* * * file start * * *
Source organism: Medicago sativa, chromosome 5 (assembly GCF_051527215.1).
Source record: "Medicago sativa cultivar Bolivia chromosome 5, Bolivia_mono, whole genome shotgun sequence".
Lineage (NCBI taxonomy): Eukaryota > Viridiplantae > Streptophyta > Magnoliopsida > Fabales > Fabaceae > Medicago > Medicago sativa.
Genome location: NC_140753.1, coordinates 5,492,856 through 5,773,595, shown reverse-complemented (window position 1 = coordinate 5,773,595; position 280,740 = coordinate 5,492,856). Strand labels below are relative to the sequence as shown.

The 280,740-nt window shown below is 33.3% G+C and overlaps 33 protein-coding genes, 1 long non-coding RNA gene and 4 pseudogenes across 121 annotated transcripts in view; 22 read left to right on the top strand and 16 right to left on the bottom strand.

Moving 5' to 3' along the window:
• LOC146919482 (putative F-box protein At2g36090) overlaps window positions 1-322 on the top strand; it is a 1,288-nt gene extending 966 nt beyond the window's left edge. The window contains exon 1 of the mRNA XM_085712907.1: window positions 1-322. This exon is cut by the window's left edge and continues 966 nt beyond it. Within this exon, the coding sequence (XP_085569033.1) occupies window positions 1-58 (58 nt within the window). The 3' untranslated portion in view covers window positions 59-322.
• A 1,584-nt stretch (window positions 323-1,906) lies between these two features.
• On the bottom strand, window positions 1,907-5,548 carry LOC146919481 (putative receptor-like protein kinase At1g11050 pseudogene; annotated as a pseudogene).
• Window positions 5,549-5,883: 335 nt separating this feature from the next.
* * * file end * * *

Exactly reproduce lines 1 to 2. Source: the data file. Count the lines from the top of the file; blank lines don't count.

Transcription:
Source organism: Medicago sativa, chromosome 5 (assembly GCF_051527215.1).
Source record: "Medicago sativa cultivar Bolivia chromosome 5, Bolivia_mono, whole genome shotgun sequence".